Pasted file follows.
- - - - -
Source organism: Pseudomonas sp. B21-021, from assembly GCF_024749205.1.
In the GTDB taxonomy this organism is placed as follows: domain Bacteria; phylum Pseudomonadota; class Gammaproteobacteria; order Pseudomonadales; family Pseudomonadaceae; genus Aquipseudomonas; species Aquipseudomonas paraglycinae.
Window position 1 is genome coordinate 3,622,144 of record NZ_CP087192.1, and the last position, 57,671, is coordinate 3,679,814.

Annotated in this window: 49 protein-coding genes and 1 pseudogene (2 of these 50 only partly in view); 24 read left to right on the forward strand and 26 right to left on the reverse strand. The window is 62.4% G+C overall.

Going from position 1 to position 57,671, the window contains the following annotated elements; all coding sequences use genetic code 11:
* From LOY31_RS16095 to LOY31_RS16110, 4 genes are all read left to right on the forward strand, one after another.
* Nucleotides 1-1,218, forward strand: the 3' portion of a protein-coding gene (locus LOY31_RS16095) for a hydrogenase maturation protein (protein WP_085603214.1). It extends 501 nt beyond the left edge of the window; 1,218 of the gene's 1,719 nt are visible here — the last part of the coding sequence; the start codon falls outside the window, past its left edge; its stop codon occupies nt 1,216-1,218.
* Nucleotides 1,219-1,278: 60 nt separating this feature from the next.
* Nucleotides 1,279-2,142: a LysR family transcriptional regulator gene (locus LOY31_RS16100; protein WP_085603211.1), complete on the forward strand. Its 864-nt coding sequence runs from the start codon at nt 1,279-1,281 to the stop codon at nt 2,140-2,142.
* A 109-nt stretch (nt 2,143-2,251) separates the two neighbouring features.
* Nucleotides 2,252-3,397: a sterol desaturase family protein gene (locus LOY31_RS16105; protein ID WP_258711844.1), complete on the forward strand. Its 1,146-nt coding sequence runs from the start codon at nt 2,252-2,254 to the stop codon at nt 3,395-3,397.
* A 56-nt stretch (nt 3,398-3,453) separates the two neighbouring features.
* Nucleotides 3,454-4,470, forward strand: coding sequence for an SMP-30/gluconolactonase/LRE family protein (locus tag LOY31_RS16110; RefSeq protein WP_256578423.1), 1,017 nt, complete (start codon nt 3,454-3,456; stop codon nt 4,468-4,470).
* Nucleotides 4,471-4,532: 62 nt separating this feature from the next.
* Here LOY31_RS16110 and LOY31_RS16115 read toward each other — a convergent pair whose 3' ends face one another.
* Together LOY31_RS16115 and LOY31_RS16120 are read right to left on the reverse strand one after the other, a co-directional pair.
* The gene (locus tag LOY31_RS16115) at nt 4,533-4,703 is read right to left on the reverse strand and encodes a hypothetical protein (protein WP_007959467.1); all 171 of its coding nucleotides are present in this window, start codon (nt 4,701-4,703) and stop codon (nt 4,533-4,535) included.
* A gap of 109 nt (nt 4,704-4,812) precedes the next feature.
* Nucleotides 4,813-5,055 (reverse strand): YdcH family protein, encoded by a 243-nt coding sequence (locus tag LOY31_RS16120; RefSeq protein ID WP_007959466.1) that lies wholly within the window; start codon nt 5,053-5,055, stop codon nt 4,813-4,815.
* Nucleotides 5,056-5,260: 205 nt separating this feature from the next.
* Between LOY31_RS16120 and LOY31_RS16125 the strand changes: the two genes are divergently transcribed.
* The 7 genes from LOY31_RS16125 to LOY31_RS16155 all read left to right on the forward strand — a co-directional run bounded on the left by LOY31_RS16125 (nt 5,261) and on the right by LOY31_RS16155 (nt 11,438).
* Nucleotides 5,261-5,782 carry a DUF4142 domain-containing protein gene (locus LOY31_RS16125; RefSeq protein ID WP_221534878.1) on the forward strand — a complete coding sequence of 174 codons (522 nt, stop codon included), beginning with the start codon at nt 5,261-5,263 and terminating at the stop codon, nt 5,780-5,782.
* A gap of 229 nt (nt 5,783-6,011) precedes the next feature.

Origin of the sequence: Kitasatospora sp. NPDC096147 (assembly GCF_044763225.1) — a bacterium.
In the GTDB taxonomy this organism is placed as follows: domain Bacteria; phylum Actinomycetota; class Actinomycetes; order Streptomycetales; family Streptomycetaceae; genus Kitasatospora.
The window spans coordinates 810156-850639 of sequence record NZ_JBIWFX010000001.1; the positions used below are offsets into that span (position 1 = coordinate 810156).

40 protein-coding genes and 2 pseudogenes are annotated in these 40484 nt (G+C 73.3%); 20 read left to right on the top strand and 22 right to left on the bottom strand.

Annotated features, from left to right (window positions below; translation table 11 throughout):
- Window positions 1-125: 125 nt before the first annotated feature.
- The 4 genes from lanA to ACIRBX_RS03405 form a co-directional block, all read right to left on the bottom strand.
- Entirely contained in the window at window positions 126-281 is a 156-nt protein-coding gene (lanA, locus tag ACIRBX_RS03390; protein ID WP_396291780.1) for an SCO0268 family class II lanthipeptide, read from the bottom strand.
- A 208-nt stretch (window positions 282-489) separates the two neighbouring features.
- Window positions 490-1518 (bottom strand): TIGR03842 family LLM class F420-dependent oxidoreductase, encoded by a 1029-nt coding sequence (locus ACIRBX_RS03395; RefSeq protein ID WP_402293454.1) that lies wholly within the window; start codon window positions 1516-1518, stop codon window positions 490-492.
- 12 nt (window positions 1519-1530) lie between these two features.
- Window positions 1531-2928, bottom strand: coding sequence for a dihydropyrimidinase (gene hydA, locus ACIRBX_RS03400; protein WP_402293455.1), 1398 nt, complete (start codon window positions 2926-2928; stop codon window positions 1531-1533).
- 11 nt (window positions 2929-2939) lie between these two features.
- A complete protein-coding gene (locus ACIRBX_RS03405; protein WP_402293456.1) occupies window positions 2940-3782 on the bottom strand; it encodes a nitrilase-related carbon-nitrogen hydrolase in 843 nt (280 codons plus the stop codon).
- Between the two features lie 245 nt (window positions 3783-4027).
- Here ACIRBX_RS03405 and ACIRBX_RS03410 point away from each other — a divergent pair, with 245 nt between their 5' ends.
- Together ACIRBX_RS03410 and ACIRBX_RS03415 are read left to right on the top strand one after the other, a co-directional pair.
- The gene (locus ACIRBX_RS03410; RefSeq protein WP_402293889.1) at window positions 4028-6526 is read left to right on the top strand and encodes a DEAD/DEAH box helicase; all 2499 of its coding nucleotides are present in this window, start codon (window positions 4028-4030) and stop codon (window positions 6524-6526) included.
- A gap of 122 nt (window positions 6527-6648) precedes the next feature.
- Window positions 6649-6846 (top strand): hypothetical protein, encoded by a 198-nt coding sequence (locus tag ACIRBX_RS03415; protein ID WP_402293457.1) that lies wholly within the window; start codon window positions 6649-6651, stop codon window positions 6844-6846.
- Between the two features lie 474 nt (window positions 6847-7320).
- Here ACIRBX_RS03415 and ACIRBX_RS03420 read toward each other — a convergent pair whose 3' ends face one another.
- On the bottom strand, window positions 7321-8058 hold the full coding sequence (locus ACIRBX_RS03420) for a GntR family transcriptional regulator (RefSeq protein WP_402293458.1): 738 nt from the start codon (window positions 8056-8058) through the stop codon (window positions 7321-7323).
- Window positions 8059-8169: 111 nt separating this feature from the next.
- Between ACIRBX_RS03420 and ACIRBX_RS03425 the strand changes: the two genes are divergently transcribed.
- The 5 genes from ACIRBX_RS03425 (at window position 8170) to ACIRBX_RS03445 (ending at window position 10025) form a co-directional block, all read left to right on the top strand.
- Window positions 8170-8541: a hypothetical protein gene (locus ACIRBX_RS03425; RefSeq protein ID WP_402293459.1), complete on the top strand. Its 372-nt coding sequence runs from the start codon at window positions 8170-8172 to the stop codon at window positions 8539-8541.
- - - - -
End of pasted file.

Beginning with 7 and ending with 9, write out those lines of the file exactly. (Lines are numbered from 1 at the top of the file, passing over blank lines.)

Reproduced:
* Nucleotides 1-1,218, forward strand: the 3' portion of a protein-coding gene (locus LOY31_RS16095) for a hydrogenase maturation protein (protein WP_085603214.1). It extends 501 nt beyond the left edge of the window; 1,218 of the gene's 1,719 nt are visible here — the last part of the coding sequence; the start codon falls outside the window, past its left edge; its stop codon occupies nt 1,216-1,218.
* Nucleotides 1,219-1,278: 60 nt separating this feature from the next.
* Nucleotides 1,279-2,142: a LysR family transcriptional regulator gene (locus LOY31_RS16100; protein WP_085603211.1), complete on the forward strand. Its 864-nt coding sequence runs from the start codon at nt 1,279-1,281 to the stop codon at nt 2,140-2,142.